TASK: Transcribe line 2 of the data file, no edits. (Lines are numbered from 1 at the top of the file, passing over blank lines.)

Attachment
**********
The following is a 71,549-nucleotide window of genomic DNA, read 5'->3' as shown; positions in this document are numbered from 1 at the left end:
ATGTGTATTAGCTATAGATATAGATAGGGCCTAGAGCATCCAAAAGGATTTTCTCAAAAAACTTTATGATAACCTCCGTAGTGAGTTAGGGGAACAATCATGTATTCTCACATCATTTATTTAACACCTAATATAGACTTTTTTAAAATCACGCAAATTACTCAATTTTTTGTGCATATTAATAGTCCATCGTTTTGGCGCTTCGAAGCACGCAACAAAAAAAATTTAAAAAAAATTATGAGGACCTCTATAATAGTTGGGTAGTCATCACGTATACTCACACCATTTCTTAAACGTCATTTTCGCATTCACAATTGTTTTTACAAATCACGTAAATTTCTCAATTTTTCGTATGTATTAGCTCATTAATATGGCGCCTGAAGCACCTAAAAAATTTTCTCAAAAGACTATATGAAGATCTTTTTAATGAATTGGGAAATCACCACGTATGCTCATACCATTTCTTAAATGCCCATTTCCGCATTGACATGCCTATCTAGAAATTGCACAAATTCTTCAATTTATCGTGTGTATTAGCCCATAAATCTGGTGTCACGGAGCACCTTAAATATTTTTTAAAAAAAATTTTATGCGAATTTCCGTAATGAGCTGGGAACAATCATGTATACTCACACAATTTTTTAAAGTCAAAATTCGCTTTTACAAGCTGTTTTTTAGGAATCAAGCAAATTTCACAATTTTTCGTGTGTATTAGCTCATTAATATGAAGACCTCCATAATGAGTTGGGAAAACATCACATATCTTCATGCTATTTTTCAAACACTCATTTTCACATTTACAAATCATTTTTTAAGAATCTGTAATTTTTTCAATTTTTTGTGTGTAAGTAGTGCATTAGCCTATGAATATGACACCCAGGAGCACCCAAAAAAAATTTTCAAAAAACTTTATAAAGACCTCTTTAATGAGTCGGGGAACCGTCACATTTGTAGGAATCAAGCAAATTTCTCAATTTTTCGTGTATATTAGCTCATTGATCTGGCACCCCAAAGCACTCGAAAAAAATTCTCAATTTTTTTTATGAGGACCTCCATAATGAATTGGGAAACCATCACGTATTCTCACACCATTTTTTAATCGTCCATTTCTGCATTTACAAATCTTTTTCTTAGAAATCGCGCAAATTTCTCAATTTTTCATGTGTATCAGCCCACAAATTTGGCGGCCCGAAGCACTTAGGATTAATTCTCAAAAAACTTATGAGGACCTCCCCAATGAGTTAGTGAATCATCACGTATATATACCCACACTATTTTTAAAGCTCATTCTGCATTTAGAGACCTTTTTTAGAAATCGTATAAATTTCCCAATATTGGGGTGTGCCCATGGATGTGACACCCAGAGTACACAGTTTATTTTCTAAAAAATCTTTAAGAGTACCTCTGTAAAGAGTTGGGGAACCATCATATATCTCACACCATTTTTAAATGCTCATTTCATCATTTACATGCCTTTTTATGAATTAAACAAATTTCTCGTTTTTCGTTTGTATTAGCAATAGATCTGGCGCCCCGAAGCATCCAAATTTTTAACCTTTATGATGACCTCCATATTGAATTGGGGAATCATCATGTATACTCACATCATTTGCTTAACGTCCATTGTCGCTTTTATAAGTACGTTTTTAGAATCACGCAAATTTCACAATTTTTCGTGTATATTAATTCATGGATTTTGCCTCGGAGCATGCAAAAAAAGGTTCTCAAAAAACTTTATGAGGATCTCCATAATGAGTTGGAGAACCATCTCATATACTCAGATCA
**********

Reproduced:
ATGTGTATTAGCTATAGATATAGATAGGGCCTAGAGCATCCAAAAGGATTTTCTCAAAAAACTTTATGATAACCTCCGTAGTGAGTTAGGGGAACAATCATGTATTCTCACATCATTTATTTAACACCTAATATAGACTTTTTTAAAATCACGCAAATTACTCAATTTTTTGTGCATATTAATAGTCCATCGTTTTGGCGCTTCGAAGCACGCAACAAAAAAAATTTAAAAAAAATTATGAGGACCTCTATAATAGTTGGGTAGTCATCACGTATACTCACACCATTTCTTAAACGTCATTTTCGCATTCACAATTGTTTTTACAAATCACGTAAATTTCTCAATTTTTCGTATGTATTAGCTCATTAATATGGCGCCTGAAGCACCTAAAAAATTTTCTCAAAAGACTATATGAAGATCTTTTTAATGAATTGGGAAATCACCACGTATGCTCATACCATTTCTTAAATGCCCATTTCCGCATTGACATGCCTATCTAGAAATTGCACAAATTCTTCAATTTATCGTGTGTATTAGCCCATAAATCTGGTGTCACGGAGCACCTTAAATATTTTTTAAAAAAAATTTTATGCGAATTTCCGTAATGAGCTGGGAACAATCATGTATACTCACACAATTTTTTAAAGTCAAAATTCGCTTTTACAAGCTGTTTTTTAGGAATCAAGCAAATTTCACAATTTTTCGTGTGTATTAGCTCATTAATATGAAGACCTCCATAATGAGTTGGGAAAACATCACATATCTTCATGCTATTTTTCAAACACTCATTTTCACATTTACAAATCATTTTTTAAGAATCTGTAATTTTTTCAATTTTTTGTGTGTAAGTAGTGCATTAGCCTATGAATATGACACCCAGGAGCACCCAAAAAAAATTTTCAAAAAACTTTATAAAGACCTCTTTAATGAGTCGGGGAACCGTCACATTTGTAGGAATCAAGCAAATTTCTCAATTTTTCGTGTATATTAGCTCATTGATCTGGCACCCCAAAGCACTCGAAAAAAATTCTCAATTTTTTTTATGAGGACCTCCATAATGAATTGGGAAACCATCACGTATTCTCACACCATTTTTTAATCGTCCATTTCTGCATTTACAAATCTTTTTCTTAGAAATCGCGCAAATTTCTCAATTTTTCATGTGTATCAGCCCACAAATTTGGCGGCCCGAAGCACTTAGGATTAATTCTCAAAAAACTTATGAGGACCTCCCCAATGAGTTAGTGAATCATCACGTATATATACCCACACTATTTTTAAAGCTCATTCTGCATTTAGAGACCTTTTTTAGAAATCGTATAAATTTCCCAATATTGGGGTGTGCCCATGGATGTGACACCCAGAGTACACAGTTTATTTTCTAAAAAATCTTTAAGAGTACCTCTGTAAAGAGTTGGGGAACCATCATATATCTCACACCATTTTTAAATGCTCATTTCATCATTTACATGCCTTTTTATGAATTAAACAAATTTCTCGTTTTTCGTTTGTATTAGCAATAGATCTGGCGCCCCGAAGCATCCAAATTTTTAACCTTTATGATGACCTCCATATTGAATTGGGGAATCATCATGTATACTCACATCATTTGCTTAACGTCCATTGTCGCTTTTATAAGTACGTTTTTAGAATCACGCAAATTTCACAATTTTTCGTGTATATTAATTCATGGATTTTGCCTCGGAGCATGCAAAAAAAGGTTCTCAAAAAACTTTATGAGGATCTCCATAATGAGTTGGAGAACCATCTCATATACTCAGATCA